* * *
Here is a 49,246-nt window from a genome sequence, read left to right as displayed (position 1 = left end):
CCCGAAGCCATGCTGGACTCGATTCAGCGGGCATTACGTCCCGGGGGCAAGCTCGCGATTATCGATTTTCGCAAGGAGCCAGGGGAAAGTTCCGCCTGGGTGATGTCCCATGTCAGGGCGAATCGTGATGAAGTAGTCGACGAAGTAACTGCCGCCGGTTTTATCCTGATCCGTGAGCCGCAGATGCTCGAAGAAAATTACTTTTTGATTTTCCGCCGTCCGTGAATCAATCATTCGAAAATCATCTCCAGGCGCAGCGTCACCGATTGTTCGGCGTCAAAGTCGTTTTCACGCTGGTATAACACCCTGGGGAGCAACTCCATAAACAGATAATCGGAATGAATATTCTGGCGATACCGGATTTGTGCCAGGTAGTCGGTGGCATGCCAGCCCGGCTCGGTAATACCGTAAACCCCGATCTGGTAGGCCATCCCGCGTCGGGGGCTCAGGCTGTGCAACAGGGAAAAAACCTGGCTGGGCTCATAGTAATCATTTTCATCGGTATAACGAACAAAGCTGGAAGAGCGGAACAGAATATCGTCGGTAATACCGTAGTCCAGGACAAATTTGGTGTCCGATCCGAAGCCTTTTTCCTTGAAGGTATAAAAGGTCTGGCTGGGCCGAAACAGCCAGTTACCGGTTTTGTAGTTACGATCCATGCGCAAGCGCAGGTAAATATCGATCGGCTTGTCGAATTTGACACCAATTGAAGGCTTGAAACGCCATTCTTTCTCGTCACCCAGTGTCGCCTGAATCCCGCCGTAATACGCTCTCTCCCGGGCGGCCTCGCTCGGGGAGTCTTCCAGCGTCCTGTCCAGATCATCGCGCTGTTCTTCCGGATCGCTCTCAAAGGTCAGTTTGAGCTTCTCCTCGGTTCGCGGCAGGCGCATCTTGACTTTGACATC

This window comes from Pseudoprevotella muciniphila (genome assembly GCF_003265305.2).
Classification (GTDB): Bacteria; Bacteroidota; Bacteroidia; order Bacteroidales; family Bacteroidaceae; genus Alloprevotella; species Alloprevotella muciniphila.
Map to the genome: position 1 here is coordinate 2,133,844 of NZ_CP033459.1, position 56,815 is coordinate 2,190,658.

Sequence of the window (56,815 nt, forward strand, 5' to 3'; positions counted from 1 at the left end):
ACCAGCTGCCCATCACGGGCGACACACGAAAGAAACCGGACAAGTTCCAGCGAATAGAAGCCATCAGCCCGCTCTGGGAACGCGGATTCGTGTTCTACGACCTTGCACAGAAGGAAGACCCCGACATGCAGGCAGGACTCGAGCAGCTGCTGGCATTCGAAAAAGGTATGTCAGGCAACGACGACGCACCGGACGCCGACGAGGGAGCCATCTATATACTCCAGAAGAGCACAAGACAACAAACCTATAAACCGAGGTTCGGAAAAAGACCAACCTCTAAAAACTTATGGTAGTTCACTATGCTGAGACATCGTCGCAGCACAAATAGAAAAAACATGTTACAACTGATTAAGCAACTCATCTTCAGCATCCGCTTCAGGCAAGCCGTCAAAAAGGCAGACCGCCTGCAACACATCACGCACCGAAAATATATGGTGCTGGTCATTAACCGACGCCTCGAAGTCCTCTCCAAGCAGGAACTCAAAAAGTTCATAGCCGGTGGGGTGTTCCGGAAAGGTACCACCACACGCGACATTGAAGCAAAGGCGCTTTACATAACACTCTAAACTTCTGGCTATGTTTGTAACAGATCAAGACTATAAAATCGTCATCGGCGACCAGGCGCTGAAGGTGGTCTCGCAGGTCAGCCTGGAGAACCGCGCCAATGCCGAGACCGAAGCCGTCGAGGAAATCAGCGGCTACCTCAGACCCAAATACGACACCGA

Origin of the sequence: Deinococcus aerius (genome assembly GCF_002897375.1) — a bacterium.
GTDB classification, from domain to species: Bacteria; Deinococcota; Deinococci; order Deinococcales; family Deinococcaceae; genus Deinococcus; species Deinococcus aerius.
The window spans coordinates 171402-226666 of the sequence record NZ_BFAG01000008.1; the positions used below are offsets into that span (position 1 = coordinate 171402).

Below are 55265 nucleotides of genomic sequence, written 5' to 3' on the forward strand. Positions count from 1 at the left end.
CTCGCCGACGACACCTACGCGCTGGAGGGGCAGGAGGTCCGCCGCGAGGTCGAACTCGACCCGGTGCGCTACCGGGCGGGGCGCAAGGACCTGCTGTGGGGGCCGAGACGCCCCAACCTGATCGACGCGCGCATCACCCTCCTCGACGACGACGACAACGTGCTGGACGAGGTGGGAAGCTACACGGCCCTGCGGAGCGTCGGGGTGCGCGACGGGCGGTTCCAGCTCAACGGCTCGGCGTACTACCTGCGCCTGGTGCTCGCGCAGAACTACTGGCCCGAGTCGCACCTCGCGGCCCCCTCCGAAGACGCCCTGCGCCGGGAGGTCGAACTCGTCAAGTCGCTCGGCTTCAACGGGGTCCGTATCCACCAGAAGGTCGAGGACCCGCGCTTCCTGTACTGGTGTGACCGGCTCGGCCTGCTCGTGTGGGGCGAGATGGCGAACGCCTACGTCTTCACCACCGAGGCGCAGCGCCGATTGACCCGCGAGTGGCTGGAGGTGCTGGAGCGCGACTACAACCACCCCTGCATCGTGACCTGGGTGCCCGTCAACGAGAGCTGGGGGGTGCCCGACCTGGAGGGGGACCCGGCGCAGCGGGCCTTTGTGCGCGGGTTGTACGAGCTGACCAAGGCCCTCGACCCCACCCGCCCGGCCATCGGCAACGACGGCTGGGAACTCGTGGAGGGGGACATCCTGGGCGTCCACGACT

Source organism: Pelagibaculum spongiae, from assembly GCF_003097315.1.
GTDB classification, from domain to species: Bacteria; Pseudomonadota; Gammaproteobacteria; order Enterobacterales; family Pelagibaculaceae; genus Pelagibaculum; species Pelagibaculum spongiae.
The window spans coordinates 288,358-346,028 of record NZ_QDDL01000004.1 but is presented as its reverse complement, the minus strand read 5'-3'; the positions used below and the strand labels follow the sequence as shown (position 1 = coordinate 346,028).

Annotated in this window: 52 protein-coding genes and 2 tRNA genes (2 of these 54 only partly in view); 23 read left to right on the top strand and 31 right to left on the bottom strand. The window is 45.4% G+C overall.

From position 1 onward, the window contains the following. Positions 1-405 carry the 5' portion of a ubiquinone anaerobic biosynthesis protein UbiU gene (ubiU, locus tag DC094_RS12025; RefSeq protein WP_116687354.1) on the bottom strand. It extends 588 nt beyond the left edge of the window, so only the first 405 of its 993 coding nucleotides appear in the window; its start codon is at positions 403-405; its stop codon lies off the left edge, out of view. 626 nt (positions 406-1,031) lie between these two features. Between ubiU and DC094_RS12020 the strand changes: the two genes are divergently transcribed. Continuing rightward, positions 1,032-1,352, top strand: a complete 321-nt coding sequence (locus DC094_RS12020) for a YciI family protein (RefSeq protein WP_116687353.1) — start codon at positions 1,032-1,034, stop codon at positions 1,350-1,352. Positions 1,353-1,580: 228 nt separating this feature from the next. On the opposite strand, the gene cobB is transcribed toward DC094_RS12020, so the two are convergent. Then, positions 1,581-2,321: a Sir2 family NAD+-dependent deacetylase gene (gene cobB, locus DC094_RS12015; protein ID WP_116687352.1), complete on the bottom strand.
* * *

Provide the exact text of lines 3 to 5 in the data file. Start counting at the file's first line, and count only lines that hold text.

This window comes from Pseudoprevotella muciniphila (genome assembly GCF_003265305.2).
Classification (GTDB): Bacteria; Bacteroidota; Bacteroidia; order Bacteroidales; family Bacteroidaceae; genus Alloprevotella; species Alloprevotella muciniphila.
Map to the genome: position 1 here is coordinate 2,133,844 of NZ_CP033459.1, position 56,815 is coordinate 2,190,658.